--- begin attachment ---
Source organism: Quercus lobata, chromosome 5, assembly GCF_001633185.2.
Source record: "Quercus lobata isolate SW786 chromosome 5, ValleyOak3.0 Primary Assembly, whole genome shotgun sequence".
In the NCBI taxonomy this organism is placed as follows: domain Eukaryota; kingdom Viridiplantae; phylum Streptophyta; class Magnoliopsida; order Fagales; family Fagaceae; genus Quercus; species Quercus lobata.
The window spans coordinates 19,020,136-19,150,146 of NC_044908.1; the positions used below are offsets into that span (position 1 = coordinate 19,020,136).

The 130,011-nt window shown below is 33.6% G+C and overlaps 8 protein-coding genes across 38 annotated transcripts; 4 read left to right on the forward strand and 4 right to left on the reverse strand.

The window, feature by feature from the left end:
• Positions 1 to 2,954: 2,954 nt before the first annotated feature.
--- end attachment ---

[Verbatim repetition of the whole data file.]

Source organism: Quercus lobata, chromosome 5, assembly GCF_001633185.2.
Source record: "Quercus lobata isolate SW786 chromosome 5, ValleyOak3.0 Primary Assembly, whole genome shotgun sequence".
In the NCBI taxonomy this organism is placed as follows: domain Eukaryota; kingdom Viridiplantae; phylum Streptophyta; class Magnoliopsida; order Fagales; family Fagaceae; genus Quercus; species Quercus lobata.
The window spans coordinates 19,020,136-19,150,146 of NC_044908.1; the positions used below are offsets into that span (position 1 = coordinate 19,020,136).

The 130,011-nt window shown below is 33.6% G+C and overlaps 8 protein-coding genes across 38 annotated transcripts; 4 read left to right on the forward strand and 4 right to left on the reverse strand.

The window, feature by feature from the left end:
• Positions 1 to 2,954: 2,954 nt before the first annotated feature.